Blockchain plays a massive role in the IoT by enhancing security, enabling incorporation of devices to be viable. It enables IoT devices to take part in transactions.
There is a rise in volume of patient data handled by hospitals, doctors, and insurance companies annually. Patient data comprises electronic health records, health information exchanges, data collected from monitoring systems and IoT devices, medical insurance claims. Blockchain technology helps verify the integrity of patient data shared between organizations, prove the integrity of data collected in clinical trials.
The technology is helpful when new drugs, innovation are launched. Misuse of drugs and overuse of drugs, insurance can be tackled through block chain technology. It brings transparency.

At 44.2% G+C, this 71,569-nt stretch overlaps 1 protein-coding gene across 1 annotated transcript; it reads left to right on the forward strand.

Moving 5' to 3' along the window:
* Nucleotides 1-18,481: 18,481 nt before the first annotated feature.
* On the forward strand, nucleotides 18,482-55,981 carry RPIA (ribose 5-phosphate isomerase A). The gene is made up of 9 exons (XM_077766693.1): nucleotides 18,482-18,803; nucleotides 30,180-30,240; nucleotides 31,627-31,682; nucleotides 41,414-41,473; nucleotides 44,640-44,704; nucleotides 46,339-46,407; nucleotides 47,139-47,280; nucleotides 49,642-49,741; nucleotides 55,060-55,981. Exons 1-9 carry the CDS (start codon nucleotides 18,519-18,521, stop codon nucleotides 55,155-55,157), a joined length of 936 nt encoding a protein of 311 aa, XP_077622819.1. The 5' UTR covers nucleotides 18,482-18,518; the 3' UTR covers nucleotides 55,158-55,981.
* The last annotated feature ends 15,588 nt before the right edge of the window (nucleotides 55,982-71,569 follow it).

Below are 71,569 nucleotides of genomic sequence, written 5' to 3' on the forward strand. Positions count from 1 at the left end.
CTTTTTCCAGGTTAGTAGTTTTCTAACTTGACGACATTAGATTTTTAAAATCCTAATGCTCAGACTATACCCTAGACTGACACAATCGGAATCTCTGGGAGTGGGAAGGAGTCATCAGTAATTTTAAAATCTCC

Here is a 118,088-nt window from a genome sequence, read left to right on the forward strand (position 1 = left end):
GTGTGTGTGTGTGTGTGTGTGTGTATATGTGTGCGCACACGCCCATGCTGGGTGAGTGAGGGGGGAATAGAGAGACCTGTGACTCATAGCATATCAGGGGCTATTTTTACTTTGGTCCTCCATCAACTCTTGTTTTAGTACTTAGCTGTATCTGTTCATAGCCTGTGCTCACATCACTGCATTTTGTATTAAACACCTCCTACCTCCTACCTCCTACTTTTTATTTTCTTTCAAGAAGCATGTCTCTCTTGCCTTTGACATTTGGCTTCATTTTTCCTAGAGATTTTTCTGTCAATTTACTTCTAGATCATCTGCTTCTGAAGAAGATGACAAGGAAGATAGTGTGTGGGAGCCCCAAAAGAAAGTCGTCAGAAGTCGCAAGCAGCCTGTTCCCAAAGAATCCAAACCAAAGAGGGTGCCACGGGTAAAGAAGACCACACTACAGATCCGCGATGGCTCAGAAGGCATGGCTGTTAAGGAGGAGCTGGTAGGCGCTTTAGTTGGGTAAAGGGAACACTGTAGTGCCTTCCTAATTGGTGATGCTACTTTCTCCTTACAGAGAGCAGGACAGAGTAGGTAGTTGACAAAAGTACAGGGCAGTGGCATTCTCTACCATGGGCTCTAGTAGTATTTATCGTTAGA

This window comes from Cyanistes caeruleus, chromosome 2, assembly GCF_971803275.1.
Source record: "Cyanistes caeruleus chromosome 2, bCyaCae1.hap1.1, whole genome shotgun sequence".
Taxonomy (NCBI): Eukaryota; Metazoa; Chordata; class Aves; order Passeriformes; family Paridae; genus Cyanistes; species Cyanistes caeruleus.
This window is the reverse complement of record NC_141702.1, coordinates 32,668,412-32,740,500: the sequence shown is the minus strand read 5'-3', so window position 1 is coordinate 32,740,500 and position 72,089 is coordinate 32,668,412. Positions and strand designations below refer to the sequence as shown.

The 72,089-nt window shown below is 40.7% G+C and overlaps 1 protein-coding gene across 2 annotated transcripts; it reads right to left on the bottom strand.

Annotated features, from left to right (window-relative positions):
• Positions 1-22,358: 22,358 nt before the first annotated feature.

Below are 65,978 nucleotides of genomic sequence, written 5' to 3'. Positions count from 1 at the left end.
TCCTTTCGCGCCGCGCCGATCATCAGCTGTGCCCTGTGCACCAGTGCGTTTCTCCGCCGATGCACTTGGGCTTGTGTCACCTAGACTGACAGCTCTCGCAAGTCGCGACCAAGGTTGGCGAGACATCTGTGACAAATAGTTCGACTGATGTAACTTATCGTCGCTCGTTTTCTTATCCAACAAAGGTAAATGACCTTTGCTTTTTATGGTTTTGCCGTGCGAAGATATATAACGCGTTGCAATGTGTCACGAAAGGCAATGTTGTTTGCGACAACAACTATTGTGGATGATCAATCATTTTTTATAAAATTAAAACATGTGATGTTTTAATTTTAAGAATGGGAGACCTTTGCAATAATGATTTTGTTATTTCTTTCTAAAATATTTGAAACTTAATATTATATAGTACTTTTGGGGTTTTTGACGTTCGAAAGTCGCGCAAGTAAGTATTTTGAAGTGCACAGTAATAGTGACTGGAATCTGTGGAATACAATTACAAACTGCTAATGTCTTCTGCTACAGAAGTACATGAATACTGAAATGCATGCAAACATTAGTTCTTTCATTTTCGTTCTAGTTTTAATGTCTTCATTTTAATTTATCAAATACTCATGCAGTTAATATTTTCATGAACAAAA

Now we are moving from healthcare to wellness market. IoT and blockchain will play crucial role towards this. For healthcare industry 70 per cent expenditure occurs on treatment. By 2020 we expect treatment cost will be reduced to 50 per cent from 70 per cent. Preventive care will increase to 12 per cent by 2020 from existing 5 per cent. Diagnostics will rise from 15 per cent to 21 per cent. Monitoring will grow to 25 per cent from 7-8 per cent. There will be millions of healthcare monitoring devices using IoT. Today data storage costs USD 40,000 a month. It will be come down USD 4 a month by 2020 because of cloud computing. When patients are not well, signals can be transmitted to doctors who rush to patients immediately and timely treatment is assured to patients. It will reduce treatment cost dramatically, he concluded.
The article is authored by Dr. Sandeep Narula,
Associate Professor at the IIHMR University
You can reach him on: -firstname.lastname@example.org